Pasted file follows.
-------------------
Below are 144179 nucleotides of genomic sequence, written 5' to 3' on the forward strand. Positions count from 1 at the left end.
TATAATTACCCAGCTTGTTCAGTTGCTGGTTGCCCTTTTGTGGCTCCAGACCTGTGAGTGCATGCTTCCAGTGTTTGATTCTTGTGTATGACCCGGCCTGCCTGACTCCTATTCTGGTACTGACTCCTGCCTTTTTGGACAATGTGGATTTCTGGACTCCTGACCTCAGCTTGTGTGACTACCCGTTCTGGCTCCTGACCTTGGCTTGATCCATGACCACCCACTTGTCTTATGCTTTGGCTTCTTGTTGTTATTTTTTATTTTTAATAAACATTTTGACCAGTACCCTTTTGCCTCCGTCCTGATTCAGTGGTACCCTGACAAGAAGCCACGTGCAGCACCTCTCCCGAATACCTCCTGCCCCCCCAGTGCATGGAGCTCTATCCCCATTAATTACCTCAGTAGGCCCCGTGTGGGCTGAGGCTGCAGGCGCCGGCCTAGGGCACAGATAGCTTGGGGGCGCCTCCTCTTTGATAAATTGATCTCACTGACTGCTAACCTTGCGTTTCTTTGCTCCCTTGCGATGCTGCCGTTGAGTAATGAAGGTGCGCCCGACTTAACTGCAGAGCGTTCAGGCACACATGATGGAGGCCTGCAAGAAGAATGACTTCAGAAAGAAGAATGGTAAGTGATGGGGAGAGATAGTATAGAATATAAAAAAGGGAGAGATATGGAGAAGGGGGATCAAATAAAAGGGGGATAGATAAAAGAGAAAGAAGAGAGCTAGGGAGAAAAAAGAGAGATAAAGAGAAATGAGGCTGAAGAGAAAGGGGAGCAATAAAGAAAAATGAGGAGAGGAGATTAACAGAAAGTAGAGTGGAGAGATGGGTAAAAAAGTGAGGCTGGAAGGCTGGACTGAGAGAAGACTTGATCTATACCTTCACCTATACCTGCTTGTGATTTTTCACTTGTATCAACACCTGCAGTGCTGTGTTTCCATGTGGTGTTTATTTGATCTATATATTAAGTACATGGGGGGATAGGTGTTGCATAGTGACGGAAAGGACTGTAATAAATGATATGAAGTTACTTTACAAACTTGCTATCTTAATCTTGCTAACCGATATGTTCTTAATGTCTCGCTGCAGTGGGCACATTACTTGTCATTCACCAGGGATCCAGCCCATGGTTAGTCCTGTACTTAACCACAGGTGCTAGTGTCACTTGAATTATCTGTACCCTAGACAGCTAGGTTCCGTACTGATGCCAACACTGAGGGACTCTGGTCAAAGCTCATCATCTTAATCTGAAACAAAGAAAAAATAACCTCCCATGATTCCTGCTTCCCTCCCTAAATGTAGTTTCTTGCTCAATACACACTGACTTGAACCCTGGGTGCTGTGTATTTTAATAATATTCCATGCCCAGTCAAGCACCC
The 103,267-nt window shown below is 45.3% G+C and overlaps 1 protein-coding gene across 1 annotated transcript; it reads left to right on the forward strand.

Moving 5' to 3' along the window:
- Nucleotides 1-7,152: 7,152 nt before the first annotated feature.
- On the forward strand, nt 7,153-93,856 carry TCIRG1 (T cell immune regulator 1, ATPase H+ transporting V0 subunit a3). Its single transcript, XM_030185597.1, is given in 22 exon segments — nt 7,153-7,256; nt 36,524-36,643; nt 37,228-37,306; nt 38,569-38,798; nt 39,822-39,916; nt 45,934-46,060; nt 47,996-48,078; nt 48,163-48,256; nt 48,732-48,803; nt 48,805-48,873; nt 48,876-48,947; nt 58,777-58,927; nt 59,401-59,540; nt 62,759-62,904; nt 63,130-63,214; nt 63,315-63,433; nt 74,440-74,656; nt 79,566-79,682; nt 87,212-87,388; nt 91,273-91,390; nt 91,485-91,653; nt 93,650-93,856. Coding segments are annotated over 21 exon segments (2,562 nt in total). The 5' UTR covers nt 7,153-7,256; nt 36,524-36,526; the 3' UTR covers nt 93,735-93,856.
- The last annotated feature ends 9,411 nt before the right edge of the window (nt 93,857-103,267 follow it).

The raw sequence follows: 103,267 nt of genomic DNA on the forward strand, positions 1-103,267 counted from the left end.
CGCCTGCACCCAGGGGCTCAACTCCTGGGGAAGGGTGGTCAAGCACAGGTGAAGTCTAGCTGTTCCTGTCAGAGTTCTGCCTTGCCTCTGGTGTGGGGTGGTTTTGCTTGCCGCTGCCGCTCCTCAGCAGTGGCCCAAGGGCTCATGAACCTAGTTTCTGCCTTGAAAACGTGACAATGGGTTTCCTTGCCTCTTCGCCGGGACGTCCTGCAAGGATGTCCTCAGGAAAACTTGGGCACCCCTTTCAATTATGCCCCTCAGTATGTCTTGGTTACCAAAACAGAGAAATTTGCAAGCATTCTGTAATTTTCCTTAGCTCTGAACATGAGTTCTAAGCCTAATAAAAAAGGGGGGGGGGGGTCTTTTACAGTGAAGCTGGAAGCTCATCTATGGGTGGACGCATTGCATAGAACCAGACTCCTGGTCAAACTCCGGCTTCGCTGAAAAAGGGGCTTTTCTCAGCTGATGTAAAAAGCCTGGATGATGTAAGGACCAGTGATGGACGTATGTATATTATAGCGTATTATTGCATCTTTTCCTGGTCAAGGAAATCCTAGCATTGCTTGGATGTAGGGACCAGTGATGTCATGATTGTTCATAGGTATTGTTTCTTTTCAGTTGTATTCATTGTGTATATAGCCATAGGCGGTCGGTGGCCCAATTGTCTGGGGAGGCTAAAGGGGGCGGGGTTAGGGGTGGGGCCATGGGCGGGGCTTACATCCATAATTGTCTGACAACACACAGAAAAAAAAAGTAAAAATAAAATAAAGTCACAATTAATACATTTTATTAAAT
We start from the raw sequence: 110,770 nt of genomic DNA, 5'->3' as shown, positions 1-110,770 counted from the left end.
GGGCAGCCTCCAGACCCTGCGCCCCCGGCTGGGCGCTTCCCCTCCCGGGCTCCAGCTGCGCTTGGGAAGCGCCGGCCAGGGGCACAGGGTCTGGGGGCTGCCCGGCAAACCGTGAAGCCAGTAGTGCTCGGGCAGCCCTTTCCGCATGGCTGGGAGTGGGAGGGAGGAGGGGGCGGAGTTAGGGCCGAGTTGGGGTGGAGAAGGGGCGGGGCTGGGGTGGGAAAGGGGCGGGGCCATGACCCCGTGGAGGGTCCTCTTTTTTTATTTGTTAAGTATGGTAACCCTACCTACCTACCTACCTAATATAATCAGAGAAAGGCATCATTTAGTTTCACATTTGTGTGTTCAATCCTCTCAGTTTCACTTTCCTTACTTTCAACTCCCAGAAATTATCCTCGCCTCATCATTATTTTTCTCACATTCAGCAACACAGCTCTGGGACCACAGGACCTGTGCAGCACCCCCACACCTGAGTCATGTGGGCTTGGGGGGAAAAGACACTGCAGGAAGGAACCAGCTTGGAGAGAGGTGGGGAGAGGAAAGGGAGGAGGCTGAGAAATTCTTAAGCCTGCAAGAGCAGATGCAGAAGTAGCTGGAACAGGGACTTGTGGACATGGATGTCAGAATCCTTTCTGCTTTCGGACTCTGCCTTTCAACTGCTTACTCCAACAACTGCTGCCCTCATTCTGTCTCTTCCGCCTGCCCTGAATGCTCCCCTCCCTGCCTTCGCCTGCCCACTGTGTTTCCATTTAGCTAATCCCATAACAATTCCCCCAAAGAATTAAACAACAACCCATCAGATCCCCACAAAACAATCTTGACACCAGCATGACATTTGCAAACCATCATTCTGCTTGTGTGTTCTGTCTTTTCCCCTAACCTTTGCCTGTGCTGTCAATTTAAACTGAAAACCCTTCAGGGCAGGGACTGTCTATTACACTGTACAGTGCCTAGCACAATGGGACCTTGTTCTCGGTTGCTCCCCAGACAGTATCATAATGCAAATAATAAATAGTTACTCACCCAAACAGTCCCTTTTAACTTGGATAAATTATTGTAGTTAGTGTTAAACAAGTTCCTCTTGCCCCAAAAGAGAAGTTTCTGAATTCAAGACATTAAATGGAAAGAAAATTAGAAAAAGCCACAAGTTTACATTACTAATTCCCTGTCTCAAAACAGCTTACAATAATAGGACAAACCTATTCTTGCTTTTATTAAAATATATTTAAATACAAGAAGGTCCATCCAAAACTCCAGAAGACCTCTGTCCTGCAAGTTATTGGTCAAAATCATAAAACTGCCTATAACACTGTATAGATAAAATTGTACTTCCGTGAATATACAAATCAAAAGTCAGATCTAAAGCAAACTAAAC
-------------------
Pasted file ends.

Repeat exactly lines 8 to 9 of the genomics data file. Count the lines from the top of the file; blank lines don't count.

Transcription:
The raw sequence follows: 103,267 nt of genomic DNA on the forward strand, positions 1-103,267 counted from the left end.
CGCCTGCACCCAGGGGCTCAACTCCTGGGGAAGGGTGGTCAAGCACAGGTGAAGTCTAGCTGTTCCTGTCAGAGTTCTGCCTTGCCTCTGGTGTGGGGTGGTTTTGCTTGCCGCTGCCGCTCCTCAGCAGTGGCCCAAGGGCTCATGAACCTAGTTTCTGCCTTGAAAACGTGACAATGGGTTTCCTTGCCTCTTCGCCGGGACGTCCTGCAAGGATGTCCTCAGGAAAACTTGGGCACCCCTTTCAATTATGCCCCTCAGTATGTCTTGGTTACCAAAACAGAGAAATTTGCAAGCATTCTGTAATTTTCCTTAGCTCTGAACATGAGTTCTAAGCCTAATAAAAAAGGGGGGGGGGGGTCTTTTACAGTGAAGCTGGAAGCTCATCTATGGGTGGACGCATTGCATAGAACCAGACTCCTGGTCAAACTCCGGCTTCGCTGAAAAAGGGGCTTTTCTCAGCTGATGTAAAAAGCCTGGATGATGTAAGGACCAGTGATGGACGTATGTATATTATAGCGTATTATTGCATCTTTTCCTGGTCAAGGAAATCCTAGCATTGCTTGGATGTAGGGACCAGTGATGTCATGATTGTTCATAGGTATTGTTTCTTTTCAGTTGTATTCATTGTGTATATAGCCATAGGCGGTCGGTGGCCCAATTGTCTGGGGAGGCTAAAGGGGGCGGGGTTAGGGGTGGGGCCATGGGCGGGGCTTACATCCATAATTGTCTGACAACACACAGAAAAAAAAAGTAAAAATAAAATAAAGTCACAATTAATACATTTTATTAAAT